Florida officials use dating apps to try to find drug dealers

Dozens of people are accused of selling drugs on LGBTQ dating apps and concealing their sales with emoticons and code words, Florida authorities said Thursday.

Detectives from the Polk County Sheriff’s Office alleged that 52 people used three apps – Grindr, Scruff and Taimi – to sell methamphetamine, cocaine, fentanyl, marijuana and other drugs, the sheriff’s office said in a news release.

Among the emojis that were used were ice cream cones and birthday cakes, Sheriff Grady Judd told reporters. The word “Tina” was used for methamphetamine, he said.

Marijuana was the top-selling drug, with investigators buying nearly a pound and a half through online sales, the sheriff’s office said. Methamphetamine, at 280 grams, was second.

“When you were hitting them, swipe left for meth, you were talking to these people – guess what?” said Judd. “They would offer to sell you drugs.”

Grindr, which describes itself as the world’s largest social networking app for the LGBTQ community, saw more sales than the other two apps, the sheriff’s office said.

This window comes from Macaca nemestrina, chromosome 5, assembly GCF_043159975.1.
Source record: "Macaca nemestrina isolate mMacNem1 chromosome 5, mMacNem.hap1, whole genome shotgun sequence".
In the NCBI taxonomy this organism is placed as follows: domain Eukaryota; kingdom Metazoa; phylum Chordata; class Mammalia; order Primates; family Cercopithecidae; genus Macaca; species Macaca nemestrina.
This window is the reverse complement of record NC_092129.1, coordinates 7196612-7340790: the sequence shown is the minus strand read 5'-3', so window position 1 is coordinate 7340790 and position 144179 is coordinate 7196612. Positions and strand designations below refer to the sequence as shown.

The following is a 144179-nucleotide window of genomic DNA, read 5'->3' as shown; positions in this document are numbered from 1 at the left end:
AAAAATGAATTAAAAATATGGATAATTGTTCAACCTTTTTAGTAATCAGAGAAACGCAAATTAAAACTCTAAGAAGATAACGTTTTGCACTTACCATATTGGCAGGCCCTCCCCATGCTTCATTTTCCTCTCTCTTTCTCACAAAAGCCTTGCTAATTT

In a statement, the company said drug sales are strictly prohibited on the app. “Our moderation team works hard every day to ban bad actors while maintaining the privacy and security of our users,” the statement read.

Users have previously accused the company of not doing enough to control illegal drug sales. A Grindr spokesperson told NBC News three years ago that the company “prohibits the promotion of drug use in user profiles” and encourages users to report “suspicious and threatening activity.”

A spokeswoman for Taimi said in an email Friday that the company was “doing its best to prevent any illegal or aggressive activity against users.” Algorithms are used to block suspicious activity and moderation teams deal with complaints within 20 minutes, spokeswoman Yana Andyol said.

Andyol said the company has not heard from Judd’s office, but after learning of his investigation, Taimi will conduct an internal investigation into app activity in Florida and elsewhere.

A spokesperson for Scruff declined to comment.

The sheriff’s office said a tip in July sparked the investigation, dubbed “Swipe Left for Meth.” Detectives created undercover profiles and “found it relatively easy to strike up conversations,” the sheriff’s office said.

‘It was clear during subsequent conversations and drug purchases that the suspects’ primary purposes for being on the dating app were to sell drugs and not to find a date,’ the sheriff’s office said. .

About Jimmie P. Ricks

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